News & Updates

Barber Institute to Host Senate Roundtable
Posted on Monday, December 10, 2012 at 3:35 PM

Pennsylvania’s Senate Democratic Policy Committee will hold a roundtable discussion in Erie this week on the state Department of Public Welfare’s (DPW) controversial new reimbursement rates for regional providers of services to people with intellectual disabilities.

The public is welcome to attend the discussion, which is scheduled for Thursday, Dec. 13 at 10 a.m. at the Barber National Institute.

The hearing, which was initiated at the request of Senator-elect Sean Wiley, will focus on the DPW decision to reclassify Erie County as a rural county for the purposes of reimbursement rates to human service agencies.

The new formula, which bundles Erie County in with numerous rural counties across the state, resulted in a significant reduction in reimbursement rates in Erie.  The new DPW policy took effect in July.

Senator-elect Wiley said he is outraged that those who provide the very same services in other parts of the commonwealth now receive a 13 percent higher reimbursement rate than their Erie counterparts.

“During my Senate campaign, numerous people told me how concerned and outraged they were over how these new rates were set -- and how faulty and secretive DPW was in developing its formula,” Wiley said. “This week’s discussion will enable local providers and recipients to amplify their ideas and concerns to several senators representing diverse communities throughout Pennsylvania.”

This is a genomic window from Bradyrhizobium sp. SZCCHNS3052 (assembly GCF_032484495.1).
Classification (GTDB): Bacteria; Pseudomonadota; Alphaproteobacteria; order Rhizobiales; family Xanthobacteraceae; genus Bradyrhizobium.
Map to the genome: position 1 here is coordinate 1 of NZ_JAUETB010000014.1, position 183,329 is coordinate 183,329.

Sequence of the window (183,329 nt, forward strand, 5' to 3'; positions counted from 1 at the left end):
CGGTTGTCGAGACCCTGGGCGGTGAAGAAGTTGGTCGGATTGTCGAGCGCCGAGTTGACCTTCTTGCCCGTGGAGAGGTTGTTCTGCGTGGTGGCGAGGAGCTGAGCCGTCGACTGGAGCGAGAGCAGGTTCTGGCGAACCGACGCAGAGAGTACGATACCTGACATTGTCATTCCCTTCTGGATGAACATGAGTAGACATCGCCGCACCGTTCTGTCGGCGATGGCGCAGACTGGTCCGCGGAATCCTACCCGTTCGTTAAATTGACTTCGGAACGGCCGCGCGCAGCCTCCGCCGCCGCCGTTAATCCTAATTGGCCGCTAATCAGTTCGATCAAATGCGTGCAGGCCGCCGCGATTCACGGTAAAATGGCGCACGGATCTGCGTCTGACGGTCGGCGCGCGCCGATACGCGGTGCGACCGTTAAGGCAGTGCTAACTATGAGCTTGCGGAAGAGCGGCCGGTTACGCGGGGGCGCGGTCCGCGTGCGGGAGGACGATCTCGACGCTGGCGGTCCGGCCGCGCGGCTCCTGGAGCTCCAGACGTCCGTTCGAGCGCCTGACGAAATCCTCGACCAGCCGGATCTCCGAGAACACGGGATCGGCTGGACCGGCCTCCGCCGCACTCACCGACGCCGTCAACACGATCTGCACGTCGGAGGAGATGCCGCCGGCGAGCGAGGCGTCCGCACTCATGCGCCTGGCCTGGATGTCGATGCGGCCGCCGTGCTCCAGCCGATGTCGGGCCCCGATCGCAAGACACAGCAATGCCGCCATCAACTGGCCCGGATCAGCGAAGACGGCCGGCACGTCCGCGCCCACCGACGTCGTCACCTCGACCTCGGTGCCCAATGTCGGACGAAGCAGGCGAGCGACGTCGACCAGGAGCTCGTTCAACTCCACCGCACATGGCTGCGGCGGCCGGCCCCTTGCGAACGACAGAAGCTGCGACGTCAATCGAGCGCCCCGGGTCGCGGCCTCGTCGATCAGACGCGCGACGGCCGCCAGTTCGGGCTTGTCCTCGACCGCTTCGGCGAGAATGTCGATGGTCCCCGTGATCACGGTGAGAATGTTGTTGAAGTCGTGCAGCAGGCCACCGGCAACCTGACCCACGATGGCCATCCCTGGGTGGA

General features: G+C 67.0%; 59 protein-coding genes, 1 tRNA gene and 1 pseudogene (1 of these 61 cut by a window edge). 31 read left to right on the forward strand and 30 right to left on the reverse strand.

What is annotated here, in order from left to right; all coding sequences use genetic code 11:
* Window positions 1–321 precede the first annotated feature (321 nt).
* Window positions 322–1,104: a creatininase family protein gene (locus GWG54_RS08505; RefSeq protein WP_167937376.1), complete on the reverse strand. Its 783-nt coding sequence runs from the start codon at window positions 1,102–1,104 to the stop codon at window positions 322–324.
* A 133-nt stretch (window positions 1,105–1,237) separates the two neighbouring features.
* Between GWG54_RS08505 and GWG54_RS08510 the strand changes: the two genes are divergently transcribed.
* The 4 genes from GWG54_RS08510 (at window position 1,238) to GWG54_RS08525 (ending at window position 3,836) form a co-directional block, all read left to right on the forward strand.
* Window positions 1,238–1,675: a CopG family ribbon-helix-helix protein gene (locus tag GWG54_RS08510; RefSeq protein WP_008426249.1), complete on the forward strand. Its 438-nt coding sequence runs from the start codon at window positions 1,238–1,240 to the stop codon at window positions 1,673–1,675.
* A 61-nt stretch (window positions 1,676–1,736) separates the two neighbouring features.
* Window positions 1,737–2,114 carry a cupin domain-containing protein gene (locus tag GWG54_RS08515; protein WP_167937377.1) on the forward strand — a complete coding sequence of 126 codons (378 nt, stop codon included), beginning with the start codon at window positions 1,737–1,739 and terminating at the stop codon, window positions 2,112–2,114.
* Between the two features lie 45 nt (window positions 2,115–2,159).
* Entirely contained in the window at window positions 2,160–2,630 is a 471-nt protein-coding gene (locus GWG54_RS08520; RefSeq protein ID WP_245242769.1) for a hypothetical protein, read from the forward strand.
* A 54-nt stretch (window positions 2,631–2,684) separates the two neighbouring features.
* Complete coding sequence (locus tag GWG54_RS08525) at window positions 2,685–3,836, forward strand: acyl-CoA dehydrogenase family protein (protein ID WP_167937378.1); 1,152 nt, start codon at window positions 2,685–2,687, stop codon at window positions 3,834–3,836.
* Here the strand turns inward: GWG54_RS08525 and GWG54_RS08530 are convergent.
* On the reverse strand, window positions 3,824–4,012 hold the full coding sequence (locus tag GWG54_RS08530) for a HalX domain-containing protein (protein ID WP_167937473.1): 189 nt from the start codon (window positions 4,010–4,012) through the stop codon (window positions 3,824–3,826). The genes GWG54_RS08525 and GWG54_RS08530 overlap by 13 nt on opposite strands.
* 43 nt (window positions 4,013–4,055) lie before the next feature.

Senator Lisa Boscola (D-Northampton/Lehigh/Monroe), who chairs the committee, added, “The Erie providers were largely shut out of discussions on the criteria DPW used to establish these new broader regional rates.

“My former colleague, Senator Jane Earll, had already begun working on this issue. I am pleased that Senator-elect Wiley is picking up the ball and continuing to press DPW for answers.

“While Senate Democrats support sensible streamlining and greater efficiencies, we have to get a sense of how much these cuts are hurting real people who desperately need these services,” Boscola said.

The panel will also discuss the impact of the state’s 10 percent budget cuts to county human service programs; and seek local input on DPW’s decision to replace the state’s 37 financial management service vendors with one firm, based in Massachusetts.

 
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